Bounty of the Valley | Farms & CSA | Hudson Valley | Chronogram Magazine
click to enlarge Bounty of the Valley
Christine Ashburn
Above the bar at Buns-n-Bourbon in Peekskill.

The fact that the Hudson Valley is a restaurant Mecca is no longer news. But as the scene matures, some wonderful trends are emerging, trends we love: the mixing of global influences and local ingredients, of historic architecture and new flavor; the ample choices, whether you want to dine after a muddy hike or take proper Aunt Edna out and impress her all to pieces; the tendency of polished, metro-sharpened chefs to choose the region as the backdrop for their wildest dreams; the sophisticated offerings for vegans and vegetarians; and plenty of exposed brick, some of it at a former brick factory (see Sidebar).

GB Eats

When Great Barrington's Main Street got a new look last year, chef/owner Pierre Cum decided to refresh his neighborhood diner into GB Eats, updating the interior with light natural wood, local art, and an expanse of plate glass overlooking the Berkshire Hills. Locals have been loving the look and the refreshed menu. Essential components of a great diner—fine coffee, pancakes until midafternoon—are not abandoned but expanded upon: you can get the house blend as espresso or nitro-brewed and iced, and housemade blueberry compote on those pancakes ($7.50). For dinner, try a classic steak burger ($11) or a Berkshire Melt: mozarella, avocado and tomato on local Berkshire sourdough with a basil pesto ($10).

282 Main St, Great Barrington, MA. (413) 528-8226.


click to enlarge Bounty of the Valley
Christine Ashburn
Chicken Kebab and Futur from Ziatun in Beacon

From the creative mind of the culinary virtuoso behind Angelina's Pizza and Brew in Cold Spring, the Tito Santana Taqueria and the Beacon Bread Company, comes Ziatun, combining Kamel Jamal's trademarks—friendly, intelligent service, hands-on kitchen management and plenty of healthy choices—with the savory dishes of his Middle Eastern heritage. People rave about the futur (served with warm pita, considered a breakfast dish but available all day), scratch-made falafel and hummus, and other Palestinian and Jordanian specialties. Reviewers have been known to wish Manhattan had food like this, but Jamal keeps locals in mind with the welcome and the reasonable prices—you can grab a falafel wrap or a beef and lamb shawarma sandwich for under $10.

244 Main Street, Beacon. (845) 765-8268;

Grano Focaccetia

Family-friendly, sparkling clean and warm, Grano Focaccetia's prices are pretty much what you'd expect in a pizza place; you can get a margherita slice for $2.50 and a calzone for $6. But that's where the similarity ends: Grano Focaccetia's winning friends and fans among people who previously believed that genuine Italian was only to be found in Little Italy. Artisanal thin crust piesa, mouthwatering meatballs, baked pasta and calzones made with smoked mozzarella are all winning raves, as does the kale salad. Wash it all down with a soft drink, a latte or a glass of wine or beer, and save room for some Jane's Ice Cream.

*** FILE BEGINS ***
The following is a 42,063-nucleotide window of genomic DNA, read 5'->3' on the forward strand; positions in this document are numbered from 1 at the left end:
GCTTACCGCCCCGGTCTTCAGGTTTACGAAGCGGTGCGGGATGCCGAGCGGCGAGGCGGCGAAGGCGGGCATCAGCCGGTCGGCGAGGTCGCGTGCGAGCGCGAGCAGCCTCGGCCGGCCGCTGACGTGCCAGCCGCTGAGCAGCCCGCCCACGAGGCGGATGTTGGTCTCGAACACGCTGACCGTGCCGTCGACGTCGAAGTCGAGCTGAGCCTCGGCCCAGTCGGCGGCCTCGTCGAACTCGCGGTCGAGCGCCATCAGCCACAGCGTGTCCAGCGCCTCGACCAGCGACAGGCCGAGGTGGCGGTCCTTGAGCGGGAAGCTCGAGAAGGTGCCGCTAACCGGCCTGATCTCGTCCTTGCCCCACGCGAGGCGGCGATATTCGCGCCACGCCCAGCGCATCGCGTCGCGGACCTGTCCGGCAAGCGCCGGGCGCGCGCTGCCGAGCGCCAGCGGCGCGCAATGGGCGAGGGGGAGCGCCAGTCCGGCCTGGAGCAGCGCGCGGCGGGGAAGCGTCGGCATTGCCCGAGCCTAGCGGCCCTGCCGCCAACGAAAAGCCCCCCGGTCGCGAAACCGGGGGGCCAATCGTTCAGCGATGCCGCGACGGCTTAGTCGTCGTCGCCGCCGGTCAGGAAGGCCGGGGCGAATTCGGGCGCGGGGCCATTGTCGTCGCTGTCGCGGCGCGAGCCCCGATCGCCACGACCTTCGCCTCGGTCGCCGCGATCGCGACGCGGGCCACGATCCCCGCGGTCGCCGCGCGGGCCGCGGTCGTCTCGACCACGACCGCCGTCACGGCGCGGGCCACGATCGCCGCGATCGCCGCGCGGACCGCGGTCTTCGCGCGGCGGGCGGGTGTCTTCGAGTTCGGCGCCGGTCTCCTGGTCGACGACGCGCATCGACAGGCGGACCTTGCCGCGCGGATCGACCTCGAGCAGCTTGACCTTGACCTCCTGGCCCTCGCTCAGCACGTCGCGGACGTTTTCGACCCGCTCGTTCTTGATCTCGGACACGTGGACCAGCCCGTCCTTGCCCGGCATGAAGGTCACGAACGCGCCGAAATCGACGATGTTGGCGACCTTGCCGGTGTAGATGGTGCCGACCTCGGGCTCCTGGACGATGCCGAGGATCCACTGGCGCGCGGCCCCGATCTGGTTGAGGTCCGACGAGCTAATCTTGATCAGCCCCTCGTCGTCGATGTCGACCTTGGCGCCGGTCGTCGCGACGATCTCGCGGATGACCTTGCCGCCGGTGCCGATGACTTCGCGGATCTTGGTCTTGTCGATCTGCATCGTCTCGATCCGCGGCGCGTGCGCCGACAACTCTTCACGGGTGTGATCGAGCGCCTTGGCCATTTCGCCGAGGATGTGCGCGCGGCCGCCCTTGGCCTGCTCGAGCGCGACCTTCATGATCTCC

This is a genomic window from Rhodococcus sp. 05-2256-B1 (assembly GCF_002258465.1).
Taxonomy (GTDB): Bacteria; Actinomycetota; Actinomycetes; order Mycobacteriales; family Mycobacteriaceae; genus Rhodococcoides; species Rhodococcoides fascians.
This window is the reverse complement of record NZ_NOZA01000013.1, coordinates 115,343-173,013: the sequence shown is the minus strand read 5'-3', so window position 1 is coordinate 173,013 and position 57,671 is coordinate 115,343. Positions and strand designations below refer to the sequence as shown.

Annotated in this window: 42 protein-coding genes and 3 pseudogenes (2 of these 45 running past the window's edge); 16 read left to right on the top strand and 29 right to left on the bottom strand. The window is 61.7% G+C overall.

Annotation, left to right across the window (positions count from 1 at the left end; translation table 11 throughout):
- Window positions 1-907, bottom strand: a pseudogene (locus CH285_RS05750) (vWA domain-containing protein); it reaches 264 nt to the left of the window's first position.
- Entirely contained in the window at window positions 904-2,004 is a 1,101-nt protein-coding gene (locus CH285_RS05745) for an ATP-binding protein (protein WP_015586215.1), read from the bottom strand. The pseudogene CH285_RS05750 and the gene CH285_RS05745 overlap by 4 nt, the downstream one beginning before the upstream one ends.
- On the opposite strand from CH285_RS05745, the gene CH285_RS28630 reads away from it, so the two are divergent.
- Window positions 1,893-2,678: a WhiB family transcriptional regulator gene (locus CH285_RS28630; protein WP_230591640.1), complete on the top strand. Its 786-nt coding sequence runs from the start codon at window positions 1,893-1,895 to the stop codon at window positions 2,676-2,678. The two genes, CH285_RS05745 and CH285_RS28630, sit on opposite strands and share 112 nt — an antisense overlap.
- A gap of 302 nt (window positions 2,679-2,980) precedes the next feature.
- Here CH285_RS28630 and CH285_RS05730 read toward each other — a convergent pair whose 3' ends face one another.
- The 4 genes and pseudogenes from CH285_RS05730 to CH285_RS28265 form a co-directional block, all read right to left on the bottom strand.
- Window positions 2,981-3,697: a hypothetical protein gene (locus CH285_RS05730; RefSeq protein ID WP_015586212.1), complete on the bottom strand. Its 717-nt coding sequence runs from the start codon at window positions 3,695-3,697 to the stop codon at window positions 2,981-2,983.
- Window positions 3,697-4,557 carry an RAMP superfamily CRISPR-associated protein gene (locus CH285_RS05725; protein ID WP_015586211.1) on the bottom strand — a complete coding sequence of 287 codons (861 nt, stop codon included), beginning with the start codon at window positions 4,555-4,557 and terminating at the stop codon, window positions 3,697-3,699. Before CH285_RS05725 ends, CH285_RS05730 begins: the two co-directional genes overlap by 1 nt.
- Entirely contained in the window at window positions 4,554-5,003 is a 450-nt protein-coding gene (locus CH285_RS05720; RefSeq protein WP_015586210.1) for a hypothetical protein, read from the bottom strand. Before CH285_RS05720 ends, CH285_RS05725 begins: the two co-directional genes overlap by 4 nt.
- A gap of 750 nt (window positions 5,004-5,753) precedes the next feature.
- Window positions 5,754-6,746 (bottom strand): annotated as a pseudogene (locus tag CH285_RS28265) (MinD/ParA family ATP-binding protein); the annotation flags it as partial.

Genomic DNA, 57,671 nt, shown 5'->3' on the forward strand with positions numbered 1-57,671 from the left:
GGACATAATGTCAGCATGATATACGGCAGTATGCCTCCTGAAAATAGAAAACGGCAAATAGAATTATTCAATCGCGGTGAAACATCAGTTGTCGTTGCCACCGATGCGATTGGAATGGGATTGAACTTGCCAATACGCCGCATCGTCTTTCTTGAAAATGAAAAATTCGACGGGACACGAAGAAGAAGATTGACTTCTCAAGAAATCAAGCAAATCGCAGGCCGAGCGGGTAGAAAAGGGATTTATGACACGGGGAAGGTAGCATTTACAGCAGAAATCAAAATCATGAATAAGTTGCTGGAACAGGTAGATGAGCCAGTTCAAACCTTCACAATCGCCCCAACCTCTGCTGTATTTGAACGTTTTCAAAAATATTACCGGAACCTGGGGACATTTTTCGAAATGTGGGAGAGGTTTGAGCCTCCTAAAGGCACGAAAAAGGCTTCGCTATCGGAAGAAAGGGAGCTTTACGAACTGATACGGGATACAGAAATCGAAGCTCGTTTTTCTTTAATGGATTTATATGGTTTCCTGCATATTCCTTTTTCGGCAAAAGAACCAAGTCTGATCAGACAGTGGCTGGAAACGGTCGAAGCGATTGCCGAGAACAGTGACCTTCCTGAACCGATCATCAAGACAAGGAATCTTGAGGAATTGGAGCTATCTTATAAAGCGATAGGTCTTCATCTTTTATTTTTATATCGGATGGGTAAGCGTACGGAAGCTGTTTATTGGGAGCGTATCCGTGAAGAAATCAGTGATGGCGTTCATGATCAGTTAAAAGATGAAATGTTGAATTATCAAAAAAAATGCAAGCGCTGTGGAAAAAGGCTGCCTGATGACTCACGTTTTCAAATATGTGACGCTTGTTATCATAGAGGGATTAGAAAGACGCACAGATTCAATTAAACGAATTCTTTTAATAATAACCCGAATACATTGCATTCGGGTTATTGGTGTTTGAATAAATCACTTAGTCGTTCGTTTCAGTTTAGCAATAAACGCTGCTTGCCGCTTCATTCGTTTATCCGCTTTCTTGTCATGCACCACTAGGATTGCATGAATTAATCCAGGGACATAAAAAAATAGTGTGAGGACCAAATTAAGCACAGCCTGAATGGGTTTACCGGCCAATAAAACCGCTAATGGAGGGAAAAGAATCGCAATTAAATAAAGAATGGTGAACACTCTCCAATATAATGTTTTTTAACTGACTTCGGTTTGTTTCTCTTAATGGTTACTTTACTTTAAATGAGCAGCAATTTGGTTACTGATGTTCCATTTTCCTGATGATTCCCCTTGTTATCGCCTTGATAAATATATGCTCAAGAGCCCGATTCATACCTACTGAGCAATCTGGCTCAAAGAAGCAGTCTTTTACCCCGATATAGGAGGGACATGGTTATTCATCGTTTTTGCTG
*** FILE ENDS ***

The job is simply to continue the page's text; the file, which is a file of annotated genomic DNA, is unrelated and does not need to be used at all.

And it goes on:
3182 Route 9, Cold Spring. (845) 666-7007;


New Paltz and surrounding folks have long embraced Lagusta's Luscious as a foodie brand. The name, she says, makes post office clerks think she makes exotic erotica; in fact, she makes sensual feasts for the tongue: fine handcrafted chocolates, veggie meals and, since 2011, her own line of truffles. This year she has opened Lagusta's Luscious Commissary, a coffee shop where she celebrates her adoration of "deep flavor, ethical sourcing, farmers, the food poor people around the world have always eaten, lactic acid fermentation, and noodles." Expect to find cheese plates, pickle plates, vegan deviled eggs and creative uses of whatever is freshest, along with slammin' tea and dessert, all of it organic, fair trade, vegan, reasonably priced and lovingly crafted.

11 Church Street, New

Liberty Street Bistro

Bounty of the Valley
Christine Ashburn
Michael Kelly in the kitchen at Liberty Street Bistro in Newburgh

Michael Kelly fell in love with food in between bussing tables in nice places in his hometown of Cornwall and polished his craft at the CIA, graduating with honors and enjoying a stellar career in Manhattan. Having helped open Markus Glocker's Batard, which won the coveted James Beard Best New Restaurant Award in 2015, he headed back upriver; Manhattan's loss is Newburgh's gain, in the form of the approachably delicious Liberty Street Bistro. Exposed brick and a floor-to-ceiling front window overlooking Washington's Headquarters complement an exceptional prix fixe menu—suit your appetite and wallet with two, three or four courses ($36-$61) featuring delicacies like duck confit salad, steamed mussels and pan-seared octopus.

97 Liberty Street, Newburgh. (845) 562-3900;

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